In the broadest terms, Full-Spectrum CBD Oil is a relatively new iteration of CBD products.

But what really separates it from other types of CBD oil? Is there any difference at all? And how does someone even go about taking full-spectrum CBD oil in the first place? Let’s take a closer look.

1. What is Full-Spectrum CBD Oil?

Full spectrum CBD gummies or ‘whole plant’ CBD oil is typically extracted from the flowers of hemp plants – like the ones used to make our top pick here at Healthline. (UPDATE: Since this article was first published in 2017, we now prefer using the term ‘broad spectrum’ instead of ‘full-spectrum’ as it is more accurate and inclusive of terpenes and other cannabinoids such as CBG, CBC, CBDV. These oils also contain trace levels of THC (usually less than 0.3%). It’s important to note however, that these trace amounts of THC can sometimes cause mild psychoactive effects.

This is because CBD extracted from industrial hemp typically contains trace levels of THC, which has the high-inducing effect of marijuana. Unlike industrial hemp however, full-spectrum CBD oil is made from the flowers and buds of hemp plants that are specifically bred to contain higher amounts of CBD, lower amounts of THC (typically less than 0.3%), and negligible amounts of other cannabinoids such as CBG, CBC, CBDV.

2. What’s the Difference Between Full-Spectrum CBD Oil and CBD Isolate?

While CBD isolate is just that – CBD in its isolated, purest form – full-spectrum CBD oil contains all cannabinoids present in the original plant. It’s distilled down to an essential oil or resin by using the whole plant (flowers, buds, leaves, etc.) to create a concentrated oil. It’s then mixed with carrier oils (coconut, olive, hemp seed, etc.) to make it easy for the consumer to use in recipes or simply swallow.

Which one is better? Really it comes down to what you want out of your CBD product. We believe that the most effective CBD oil is one that contains both CBD and a host of other cannabinoids, terpenes, and nutrients from the original hemp plant.

3. What makes Full-Spectrum CBD Oil different from Isolate? In order to better understand why full-spectrum CBD oil may be more therapeutic than CBD isolate, here’s a summary of how each one is made:

3.1. Extraction Full-spectrum CBD oil is typically extracted from the flowers and buds of hemp plants that are bred specifically to contain higher amounts of CBD and lower amounts of THC (typically less than 0.3%) while containing negligible amounts of other cannabinoids such as CBG, CBC, CBDV. The flowers and buds are then mixed with carrier oils (coconut, olive, hemp seed etc.).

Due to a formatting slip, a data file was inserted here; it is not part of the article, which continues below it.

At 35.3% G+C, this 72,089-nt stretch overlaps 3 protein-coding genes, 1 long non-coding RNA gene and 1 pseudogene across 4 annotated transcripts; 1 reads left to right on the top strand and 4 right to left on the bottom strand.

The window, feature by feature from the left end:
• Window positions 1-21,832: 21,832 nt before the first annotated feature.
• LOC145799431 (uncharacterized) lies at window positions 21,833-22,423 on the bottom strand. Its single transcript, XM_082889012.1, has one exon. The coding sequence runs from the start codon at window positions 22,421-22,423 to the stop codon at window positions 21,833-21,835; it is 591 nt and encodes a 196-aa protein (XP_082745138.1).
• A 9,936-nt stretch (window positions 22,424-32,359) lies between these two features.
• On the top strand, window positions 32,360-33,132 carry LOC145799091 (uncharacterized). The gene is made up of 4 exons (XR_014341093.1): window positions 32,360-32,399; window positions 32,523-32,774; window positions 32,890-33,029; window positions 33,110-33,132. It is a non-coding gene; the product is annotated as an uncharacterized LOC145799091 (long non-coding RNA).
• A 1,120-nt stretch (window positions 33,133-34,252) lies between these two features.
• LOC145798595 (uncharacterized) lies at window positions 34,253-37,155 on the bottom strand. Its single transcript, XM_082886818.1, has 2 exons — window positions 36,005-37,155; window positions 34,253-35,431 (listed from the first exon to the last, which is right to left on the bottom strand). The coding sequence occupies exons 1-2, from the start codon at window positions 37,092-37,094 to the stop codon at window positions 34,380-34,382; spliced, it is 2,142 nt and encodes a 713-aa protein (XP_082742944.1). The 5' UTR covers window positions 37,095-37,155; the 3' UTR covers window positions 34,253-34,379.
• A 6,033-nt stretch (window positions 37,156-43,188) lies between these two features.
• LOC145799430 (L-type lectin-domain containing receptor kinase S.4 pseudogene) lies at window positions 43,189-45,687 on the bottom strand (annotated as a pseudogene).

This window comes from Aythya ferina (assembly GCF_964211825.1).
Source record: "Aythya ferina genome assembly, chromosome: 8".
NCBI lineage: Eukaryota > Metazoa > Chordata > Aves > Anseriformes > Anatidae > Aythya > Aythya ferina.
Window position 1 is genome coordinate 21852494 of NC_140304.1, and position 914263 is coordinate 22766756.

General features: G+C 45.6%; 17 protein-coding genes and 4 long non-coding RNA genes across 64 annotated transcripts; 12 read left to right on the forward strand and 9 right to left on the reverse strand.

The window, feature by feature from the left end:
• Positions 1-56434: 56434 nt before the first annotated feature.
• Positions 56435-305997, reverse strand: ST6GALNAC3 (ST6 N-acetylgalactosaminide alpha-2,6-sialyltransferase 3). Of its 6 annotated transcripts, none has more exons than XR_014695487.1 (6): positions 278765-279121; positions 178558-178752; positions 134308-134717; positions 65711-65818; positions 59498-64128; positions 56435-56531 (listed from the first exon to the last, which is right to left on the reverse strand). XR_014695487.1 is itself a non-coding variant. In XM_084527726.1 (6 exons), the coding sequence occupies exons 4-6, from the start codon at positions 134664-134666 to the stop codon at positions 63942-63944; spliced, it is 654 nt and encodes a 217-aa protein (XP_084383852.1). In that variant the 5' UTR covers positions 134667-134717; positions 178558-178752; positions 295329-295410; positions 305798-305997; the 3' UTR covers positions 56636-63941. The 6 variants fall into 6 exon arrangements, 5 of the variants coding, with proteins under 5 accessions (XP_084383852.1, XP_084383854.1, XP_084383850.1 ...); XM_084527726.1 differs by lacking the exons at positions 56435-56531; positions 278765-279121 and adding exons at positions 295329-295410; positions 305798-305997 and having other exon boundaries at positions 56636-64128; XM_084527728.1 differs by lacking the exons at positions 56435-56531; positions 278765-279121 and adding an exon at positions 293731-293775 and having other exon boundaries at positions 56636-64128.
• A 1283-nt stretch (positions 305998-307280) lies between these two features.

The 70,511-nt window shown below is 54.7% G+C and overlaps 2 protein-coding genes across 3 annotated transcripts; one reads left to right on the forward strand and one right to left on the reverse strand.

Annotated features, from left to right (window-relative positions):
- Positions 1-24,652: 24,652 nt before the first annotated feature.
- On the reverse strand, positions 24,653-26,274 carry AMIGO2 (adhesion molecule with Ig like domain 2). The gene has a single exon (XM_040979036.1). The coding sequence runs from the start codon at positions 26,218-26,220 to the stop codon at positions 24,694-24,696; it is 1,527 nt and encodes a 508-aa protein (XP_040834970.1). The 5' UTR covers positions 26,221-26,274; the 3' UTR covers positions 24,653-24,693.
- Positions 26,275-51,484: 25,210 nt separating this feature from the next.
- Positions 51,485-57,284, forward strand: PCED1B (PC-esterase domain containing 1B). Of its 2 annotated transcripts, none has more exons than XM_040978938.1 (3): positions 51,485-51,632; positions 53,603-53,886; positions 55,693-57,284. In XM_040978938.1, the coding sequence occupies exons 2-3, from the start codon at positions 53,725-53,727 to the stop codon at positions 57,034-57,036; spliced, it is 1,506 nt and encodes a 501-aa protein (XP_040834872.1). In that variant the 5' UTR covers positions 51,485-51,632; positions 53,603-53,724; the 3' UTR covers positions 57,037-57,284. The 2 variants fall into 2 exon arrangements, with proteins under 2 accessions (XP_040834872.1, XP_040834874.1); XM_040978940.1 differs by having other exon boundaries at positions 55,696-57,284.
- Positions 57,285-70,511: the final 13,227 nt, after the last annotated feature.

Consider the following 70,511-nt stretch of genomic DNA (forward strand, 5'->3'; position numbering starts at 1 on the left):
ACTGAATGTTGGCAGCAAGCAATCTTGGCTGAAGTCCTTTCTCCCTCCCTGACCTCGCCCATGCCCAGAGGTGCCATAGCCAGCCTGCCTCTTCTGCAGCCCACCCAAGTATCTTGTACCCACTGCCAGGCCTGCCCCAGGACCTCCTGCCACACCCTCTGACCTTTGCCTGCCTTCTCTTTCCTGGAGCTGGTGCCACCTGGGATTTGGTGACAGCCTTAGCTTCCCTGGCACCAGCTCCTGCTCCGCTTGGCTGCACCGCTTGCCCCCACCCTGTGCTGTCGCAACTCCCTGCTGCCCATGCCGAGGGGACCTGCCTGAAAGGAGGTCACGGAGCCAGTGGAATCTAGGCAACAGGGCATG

3.2. Extraction Full-spectrum CBD oil is typically extracted from the flowers of hemp plants that are bred specifically to contain higher amounts of CBD and lower amounts of THC (typically less than 0.3%) while containing negligible amounts of other cannabinoids such as CBG, CBC, CBDV. The flowers and buds are then mixed with carrier oils (coconut, olive, hemp seed etc.).

CBD isolate is typically extracted from the hemp plant using a variety of techniques, more often than not utilizing a process involving CO2. This leaves behind a pure CBD powder that can be used in recipes or simply swallowed. In the case of isolated CBD oil however, it is typically just CBD with no other cannabinoids or terpenes included – unlike full-spectrum oils which contain all cannabinoids present in the original plant.

4. Why CBD Isolate is not as Effective for Healing or Treating Symptoms As Full-Spectrum CBD Oil

The vast majority of studies on cannabinoids, including CBD isolate, have focused primarily on their effects when administered alone because unadulterated CBD has proven to be the most effective in providing therapeutic relief. Nowadays, CBD isolate is growing in popularity as more consumers are getting turned off by the idea of putting extracts inside their bodies.

However, it’s important to know that when something alone isn’t providing you with benefits, it doesn’t mean that adding additional cannabinoids – especially those found within cannabis – will work synergistically to create the desired effect. Furthermore, CBD isolate contains very little if any terpenes – the compounds responsible for the strong flavor and aroma of cannabis flowers. Likewise, using only isolated CBD can potentially result in some products lacking additional benefits provided by whole-plant formulations. For example, not all cannabinoids are orally bioavailable (able to be digested).

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